protocol. (WAIS is pronounced "ways")
This gopher allows you to search several General, Bibliography, and
Library science databases.
Example: Telnet QUAKE.THINK.COM (or Telnet 22.214.171.124). Login as
"wais". Telnet info.funet.fi (or 126.96.36.199). Login: info . Another
option is telnet to sunsite.unc.edu and login as swais .
WAIS can also be searched by mail. For instructions, send email to
firstname.lastname@example.org with the word 'help' in the body of your
There is a WWW content router for WAIS at
The content router provides query routing to over 500 WAIS servers
(1994). It is based on content labels which are constructed from WAIS
source and catalog files. The router also provides query refinement
that helps a user formulate meaningful queries. When the user
specifies a query term, the content router suggests other terms that
are related to the query. When the relevant WAIS servers are chosen,
the router searches them in parallel.
A FAQ about WAIS is posted monthly to the comp.infosystems.wais
allows uncapitalized Boolean searching with any combination of
and/or/not, but no parenthesis. With freeWAIS, you _can_ search for
"dogs and cats." It also adds truncation, using "*". This lets you
easily search for plurals and root words, like "advertis*".
For information on free WAIS software contact email@example.com. To
subscribe to the wais-discussion mailing list send a mail to
Usenet newsgroup: comp.infosystems.wais
Virtual Memory System. A multiuser, multitasking, virtual memory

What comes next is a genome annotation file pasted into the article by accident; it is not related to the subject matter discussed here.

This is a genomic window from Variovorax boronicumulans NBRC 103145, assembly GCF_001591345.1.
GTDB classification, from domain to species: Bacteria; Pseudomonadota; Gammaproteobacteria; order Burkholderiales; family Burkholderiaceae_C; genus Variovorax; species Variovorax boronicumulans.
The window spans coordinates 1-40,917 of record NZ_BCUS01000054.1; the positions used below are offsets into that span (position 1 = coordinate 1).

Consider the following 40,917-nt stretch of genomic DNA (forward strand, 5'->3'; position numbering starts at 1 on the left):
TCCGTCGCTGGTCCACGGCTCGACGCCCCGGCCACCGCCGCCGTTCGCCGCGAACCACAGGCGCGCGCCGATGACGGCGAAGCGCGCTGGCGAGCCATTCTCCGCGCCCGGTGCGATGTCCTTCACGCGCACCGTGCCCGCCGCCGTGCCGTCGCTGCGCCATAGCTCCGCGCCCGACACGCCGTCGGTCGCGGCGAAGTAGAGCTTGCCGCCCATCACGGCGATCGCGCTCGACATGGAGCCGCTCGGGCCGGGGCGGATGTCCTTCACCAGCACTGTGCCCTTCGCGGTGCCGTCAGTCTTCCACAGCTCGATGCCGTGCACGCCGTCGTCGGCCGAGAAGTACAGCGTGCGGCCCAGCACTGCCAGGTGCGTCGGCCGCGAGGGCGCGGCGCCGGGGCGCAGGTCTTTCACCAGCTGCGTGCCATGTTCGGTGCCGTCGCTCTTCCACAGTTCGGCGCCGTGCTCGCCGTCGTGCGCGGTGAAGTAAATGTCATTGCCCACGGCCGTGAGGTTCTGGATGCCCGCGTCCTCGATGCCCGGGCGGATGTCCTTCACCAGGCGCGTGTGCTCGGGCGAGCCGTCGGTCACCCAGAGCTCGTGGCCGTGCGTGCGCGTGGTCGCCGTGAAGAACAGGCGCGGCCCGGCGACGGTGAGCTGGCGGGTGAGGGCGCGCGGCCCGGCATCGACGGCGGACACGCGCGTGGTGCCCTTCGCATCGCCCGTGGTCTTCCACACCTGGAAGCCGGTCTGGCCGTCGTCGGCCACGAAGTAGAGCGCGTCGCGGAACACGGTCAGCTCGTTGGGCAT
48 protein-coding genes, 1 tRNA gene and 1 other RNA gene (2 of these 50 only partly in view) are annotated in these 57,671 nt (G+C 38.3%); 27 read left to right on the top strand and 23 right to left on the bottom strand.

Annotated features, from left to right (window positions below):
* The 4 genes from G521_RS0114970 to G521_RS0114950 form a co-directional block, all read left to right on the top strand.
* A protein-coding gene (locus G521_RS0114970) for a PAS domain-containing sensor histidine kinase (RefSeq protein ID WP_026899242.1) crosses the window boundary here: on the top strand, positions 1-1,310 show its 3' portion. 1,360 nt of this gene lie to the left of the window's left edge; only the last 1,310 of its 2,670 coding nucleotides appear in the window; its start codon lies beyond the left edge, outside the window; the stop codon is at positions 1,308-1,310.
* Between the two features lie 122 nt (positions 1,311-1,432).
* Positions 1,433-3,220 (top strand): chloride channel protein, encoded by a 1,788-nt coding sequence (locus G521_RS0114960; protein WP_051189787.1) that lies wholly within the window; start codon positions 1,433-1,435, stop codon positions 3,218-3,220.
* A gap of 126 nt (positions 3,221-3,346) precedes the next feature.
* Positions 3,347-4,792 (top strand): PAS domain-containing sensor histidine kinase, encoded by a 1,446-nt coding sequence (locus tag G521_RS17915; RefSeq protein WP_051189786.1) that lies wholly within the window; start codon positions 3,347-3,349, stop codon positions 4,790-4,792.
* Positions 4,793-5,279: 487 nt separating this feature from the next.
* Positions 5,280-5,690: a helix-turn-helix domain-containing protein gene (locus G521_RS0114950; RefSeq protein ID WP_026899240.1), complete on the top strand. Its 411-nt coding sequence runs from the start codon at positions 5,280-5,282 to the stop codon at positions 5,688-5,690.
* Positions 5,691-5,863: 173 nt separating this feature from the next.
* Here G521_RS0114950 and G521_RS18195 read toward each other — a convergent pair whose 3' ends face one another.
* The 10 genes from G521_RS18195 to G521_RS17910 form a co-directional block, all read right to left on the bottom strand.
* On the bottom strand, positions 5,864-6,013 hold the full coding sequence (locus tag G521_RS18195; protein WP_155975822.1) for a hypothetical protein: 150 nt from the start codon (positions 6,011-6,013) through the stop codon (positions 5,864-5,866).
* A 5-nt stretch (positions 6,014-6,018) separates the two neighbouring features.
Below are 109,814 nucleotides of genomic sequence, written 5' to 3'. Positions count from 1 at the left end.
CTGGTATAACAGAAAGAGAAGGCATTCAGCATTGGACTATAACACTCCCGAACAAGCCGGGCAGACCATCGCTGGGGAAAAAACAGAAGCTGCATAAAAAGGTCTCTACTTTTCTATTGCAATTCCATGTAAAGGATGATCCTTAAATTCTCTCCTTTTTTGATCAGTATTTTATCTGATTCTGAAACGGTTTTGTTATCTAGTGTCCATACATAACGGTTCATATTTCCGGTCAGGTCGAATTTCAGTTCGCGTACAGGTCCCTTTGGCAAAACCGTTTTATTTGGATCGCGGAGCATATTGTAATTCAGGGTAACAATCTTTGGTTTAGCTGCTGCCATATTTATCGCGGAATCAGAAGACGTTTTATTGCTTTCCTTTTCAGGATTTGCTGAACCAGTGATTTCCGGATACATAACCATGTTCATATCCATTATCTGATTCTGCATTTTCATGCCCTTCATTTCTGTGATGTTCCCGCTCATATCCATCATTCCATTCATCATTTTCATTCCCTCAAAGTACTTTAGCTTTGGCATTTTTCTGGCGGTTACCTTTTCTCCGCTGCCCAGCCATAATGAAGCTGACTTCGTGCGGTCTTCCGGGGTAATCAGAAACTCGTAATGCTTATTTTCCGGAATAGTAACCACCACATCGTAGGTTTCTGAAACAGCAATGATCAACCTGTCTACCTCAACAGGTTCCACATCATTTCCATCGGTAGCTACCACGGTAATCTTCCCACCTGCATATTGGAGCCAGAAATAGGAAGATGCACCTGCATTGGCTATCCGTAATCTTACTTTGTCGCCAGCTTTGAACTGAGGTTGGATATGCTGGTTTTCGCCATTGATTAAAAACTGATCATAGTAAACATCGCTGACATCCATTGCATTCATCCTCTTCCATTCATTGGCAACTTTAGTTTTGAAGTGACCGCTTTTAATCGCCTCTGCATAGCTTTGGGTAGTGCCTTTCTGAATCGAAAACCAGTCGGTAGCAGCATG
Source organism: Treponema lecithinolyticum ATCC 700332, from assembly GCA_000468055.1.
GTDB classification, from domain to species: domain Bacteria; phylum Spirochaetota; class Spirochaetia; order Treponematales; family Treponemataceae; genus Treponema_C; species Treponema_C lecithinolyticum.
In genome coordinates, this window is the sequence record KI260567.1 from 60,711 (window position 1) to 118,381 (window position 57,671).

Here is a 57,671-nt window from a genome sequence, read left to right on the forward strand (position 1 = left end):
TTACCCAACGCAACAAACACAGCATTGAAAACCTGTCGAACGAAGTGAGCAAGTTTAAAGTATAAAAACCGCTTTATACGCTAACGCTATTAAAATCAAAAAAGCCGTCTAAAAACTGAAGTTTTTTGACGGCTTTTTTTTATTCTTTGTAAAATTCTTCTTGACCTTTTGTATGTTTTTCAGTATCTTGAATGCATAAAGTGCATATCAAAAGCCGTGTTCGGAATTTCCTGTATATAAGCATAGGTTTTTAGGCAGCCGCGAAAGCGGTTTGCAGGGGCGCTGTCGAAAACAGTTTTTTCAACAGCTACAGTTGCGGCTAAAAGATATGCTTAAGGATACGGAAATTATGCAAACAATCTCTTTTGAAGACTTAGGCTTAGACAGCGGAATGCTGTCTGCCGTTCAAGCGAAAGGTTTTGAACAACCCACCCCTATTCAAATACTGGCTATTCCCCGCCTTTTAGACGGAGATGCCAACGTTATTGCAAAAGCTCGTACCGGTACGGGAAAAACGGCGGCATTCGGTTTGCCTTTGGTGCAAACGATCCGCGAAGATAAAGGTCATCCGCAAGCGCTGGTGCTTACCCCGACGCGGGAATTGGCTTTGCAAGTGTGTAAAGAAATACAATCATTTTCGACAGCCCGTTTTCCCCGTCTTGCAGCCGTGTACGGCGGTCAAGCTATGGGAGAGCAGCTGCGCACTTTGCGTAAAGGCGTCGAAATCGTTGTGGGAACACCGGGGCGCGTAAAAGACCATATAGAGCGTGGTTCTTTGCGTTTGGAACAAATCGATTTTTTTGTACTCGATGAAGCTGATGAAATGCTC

operating system for the VAX series from Digital Equipment.
An Internet program that lets users query a database of people and
other Internet entities, such as domains, networks, and hosts, kept at
the NIC (see Appendix 4).
For example, Whois lets you scan through a registry of researchers in
the network field to find an Internet address, if you have only the
last name or part of it. It will give you the person's company name,
address, phone number, and email address. It had around 70,000
listings in December 1992.
You can access Whois by email to
MAILSERV@INTERNIC.NET. Put the word
HELP in the subject field of your mail for instruction. You can also
access it by telnet to telnet://rs.internic.net, and at
The Windows Socket standard. An application programming interface
(API) designed to let Windows applications (such as a Web browser) run
over a TCP/IP network.
Requires a direct connection to the Internet, or access to a SLIP,
pseudo- SLIP, or PPP server. With Winsock, you can run several
applications that make use of the Internet at the same time.
For information, check out the newsgroup comp.protocols.tcp-ip.ibmpc
and alt.winsock. There is a well-established Windows Sockets